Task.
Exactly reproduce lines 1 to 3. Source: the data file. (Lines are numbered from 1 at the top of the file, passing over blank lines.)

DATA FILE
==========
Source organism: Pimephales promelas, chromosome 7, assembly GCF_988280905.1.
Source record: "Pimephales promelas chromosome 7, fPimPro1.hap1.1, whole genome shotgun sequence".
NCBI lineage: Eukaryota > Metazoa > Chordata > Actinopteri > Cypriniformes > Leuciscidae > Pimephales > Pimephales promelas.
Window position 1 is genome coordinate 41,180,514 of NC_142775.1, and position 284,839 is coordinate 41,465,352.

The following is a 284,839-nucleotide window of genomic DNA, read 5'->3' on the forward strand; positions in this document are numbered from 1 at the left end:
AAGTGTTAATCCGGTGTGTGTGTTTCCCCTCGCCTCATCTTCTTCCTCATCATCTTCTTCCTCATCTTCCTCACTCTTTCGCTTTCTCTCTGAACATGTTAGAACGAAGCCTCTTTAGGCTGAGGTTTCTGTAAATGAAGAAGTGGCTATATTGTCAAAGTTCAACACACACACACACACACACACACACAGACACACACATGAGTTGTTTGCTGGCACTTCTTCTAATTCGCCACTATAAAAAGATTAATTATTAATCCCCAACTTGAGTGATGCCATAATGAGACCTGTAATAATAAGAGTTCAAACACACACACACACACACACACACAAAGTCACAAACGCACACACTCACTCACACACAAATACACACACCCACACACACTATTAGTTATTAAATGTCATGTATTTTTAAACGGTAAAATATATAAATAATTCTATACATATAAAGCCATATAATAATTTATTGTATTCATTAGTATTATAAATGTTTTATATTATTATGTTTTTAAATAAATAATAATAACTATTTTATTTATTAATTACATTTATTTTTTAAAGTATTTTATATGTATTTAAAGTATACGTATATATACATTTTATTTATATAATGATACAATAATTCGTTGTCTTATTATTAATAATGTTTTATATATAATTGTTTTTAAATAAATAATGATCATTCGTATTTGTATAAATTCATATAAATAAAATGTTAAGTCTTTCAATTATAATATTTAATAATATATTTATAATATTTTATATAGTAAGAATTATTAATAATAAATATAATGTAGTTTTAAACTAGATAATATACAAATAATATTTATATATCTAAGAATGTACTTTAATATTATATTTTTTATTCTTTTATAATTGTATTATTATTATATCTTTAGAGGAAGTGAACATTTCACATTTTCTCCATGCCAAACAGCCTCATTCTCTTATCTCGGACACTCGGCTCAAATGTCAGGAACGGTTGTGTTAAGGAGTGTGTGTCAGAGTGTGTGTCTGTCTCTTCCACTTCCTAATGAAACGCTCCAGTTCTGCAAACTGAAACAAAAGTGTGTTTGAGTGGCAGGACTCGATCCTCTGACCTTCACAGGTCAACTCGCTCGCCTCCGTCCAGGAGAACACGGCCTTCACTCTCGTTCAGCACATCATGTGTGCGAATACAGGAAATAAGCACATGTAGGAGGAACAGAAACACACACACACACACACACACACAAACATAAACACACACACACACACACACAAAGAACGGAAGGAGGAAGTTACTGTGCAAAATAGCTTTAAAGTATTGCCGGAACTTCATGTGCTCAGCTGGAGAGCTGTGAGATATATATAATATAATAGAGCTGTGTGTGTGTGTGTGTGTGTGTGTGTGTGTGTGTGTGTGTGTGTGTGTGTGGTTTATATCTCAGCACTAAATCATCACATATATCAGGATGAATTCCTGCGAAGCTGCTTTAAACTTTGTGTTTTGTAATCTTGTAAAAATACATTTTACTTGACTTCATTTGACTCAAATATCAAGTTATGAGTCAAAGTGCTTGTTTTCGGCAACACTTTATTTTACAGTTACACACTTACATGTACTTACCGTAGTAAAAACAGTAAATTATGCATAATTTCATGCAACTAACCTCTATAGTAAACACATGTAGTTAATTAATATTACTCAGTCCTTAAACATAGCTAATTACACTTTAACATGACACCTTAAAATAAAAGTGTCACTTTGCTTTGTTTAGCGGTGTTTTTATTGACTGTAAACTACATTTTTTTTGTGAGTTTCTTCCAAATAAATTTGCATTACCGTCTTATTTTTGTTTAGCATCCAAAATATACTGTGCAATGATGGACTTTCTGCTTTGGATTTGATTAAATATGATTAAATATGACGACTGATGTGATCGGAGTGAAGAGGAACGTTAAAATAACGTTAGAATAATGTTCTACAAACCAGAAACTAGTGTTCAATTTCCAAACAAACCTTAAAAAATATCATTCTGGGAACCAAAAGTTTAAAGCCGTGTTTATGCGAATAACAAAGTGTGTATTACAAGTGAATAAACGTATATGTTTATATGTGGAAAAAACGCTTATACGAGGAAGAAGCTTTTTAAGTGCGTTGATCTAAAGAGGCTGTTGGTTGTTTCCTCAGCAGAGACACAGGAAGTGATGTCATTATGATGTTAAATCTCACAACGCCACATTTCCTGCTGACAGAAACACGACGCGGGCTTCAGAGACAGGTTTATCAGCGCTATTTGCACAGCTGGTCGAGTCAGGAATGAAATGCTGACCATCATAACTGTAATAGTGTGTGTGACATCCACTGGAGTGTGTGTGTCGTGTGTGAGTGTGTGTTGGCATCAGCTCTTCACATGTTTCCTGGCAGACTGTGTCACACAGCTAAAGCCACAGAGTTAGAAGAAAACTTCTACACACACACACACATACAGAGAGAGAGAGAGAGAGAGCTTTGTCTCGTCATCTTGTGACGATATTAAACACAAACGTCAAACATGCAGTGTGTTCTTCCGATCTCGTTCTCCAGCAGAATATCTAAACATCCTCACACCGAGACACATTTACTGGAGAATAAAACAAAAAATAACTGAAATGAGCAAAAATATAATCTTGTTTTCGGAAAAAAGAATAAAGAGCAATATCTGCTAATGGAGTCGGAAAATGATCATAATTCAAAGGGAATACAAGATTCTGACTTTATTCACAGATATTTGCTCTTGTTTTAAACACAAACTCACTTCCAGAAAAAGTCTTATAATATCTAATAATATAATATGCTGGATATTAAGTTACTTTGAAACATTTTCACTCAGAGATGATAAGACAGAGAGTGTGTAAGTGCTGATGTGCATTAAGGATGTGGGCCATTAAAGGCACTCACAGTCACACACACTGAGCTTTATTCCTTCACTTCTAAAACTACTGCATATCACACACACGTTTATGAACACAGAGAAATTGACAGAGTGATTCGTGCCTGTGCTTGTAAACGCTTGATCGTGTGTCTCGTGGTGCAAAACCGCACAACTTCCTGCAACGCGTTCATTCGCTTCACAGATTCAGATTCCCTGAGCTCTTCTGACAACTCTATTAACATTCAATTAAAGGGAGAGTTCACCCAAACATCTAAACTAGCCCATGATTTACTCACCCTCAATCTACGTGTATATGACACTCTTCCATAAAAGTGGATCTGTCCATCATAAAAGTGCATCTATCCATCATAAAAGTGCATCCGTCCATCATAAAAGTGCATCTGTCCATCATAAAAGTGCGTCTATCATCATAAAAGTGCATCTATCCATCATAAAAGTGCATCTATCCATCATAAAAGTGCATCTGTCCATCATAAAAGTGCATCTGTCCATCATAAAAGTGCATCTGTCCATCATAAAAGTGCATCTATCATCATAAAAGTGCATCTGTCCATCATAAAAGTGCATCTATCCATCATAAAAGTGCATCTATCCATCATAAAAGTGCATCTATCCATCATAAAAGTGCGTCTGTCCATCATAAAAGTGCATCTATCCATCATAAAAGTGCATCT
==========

Source organism: Pimephales promelas, chromosome 7, assembly GCF_988280905.1.
Source record: "Pimephales promelas chromosome 7, fPimPro1.hap1.1, whole genome shotgun sequence".
NCBI lineage: Eukaryota > Metazoa > Chordata > Actinopteri > Cypriniformes > Leuciscidae > Pimephales > Pimephales promelas.